2007, when Long Island-based sorta hardcore band Crime in Stereo decided to call their third record …Is Dead, it seemed to foreshadow an event that would happen sooner or later. Any fears were pacified at the time by the band sticking to its regular touring activities and issuing another record in
2009, but it wasn’t long until
the prophecy was finally fulfilled.
On August 9, 2010, a Facebook/Twitter update from the band
declared, “Crime In Stereo Is Dead (2002-2010)”–a particularly
cruel twisting of the knife since the phrasing implicitly remind fans of an album whose songs they wouldn’t be hearing in person anymore. Shortly thereafter,
band member Alex Dunne issued a lengthy, vague
statement discussing the breakup, and the five-piece scheduled a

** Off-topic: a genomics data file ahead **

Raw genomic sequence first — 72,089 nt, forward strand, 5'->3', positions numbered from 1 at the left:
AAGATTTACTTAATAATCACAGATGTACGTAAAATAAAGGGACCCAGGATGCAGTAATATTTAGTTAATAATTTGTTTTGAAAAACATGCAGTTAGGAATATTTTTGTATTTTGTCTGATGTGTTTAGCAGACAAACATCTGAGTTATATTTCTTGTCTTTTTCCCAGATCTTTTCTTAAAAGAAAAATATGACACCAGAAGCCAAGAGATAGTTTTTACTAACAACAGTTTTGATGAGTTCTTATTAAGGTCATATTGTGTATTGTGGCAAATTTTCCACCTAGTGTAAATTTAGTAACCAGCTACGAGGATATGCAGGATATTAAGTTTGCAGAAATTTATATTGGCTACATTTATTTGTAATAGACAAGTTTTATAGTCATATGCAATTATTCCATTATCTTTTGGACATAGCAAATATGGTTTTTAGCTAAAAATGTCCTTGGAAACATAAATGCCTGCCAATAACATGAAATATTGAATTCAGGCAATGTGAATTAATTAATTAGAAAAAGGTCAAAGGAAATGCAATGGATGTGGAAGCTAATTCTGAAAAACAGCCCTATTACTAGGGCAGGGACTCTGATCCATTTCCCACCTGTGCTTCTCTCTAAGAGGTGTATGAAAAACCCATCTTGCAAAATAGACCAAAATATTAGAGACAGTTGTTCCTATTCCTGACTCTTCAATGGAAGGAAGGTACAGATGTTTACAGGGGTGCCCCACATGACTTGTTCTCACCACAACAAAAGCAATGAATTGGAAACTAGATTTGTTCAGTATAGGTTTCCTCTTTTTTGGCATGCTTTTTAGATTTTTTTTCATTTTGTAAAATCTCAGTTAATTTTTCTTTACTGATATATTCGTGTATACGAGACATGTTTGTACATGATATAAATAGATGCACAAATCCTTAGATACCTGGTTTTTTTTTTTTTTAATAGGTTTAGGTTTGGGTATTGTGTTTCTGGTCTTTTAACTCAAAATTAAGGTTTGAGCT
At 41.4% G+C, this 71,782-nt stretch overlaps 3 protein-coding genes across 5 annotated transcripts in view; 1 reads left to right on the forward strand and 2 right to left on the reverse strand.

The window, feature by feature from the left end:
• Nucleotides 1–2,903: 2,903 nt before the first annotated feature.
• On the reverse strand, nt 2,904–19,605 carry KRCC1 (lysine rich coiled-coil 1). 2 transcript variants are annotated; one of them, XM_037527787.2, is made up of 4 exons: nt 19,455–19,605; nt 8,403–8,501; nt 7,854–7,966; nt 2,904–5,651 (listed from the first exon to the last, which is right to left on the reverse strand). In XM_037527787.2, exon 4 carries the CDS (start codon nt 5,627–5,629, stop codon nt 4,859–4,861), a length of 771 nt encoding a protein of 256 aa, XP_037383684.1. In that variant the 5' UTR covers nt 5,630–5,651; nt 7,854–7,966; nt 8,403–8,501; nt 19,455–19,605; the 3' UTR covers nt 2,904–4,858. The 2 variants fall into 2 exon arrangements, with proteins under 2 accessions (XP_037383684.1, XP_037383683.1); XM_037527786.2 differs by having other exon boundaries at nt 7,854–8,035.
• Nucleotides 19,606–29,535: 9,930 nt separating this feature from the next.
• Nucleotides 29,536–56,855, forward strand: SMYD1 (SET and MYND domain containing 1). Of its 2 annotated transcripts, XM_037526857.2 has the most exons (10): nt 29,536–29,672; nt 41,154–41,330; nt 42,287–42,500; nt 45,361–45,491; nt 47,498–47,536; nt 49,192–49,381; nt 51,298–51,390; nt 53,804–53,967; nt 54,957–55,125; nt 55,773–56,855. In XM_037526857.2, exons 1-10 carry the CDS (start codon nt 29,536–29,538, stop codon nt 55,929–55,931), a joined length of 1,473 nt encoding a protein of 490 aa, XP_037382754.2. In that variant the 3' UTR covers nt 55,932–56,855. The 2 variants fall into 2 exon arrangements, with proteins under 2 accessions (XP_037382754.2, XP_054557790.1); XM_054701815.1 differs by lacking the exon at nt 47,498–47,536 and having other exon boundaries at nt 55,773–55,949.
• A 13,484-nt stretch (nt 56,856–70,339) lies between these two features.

handful of final appearances. The last Crime show happened on their native soil at Bergen Point
Country Club in January 14, 2011.
Then, on this past October 3, using one of the same social
media outlets they did last time, the group announced,
“Hiatus rescinded.” Along with revealing information of note (they would start making new music immediately, they missed working together, they’d play a single show in 2012, etc.), they thankfully also had the sense to acknowledge how little time they spent in the grave. “We know,” they wrote. “We were ‘only’ broken up for two years.” It was some comic book death kinda shit, but really, quite the positive if you were familiar with how their arc was going before it was halted.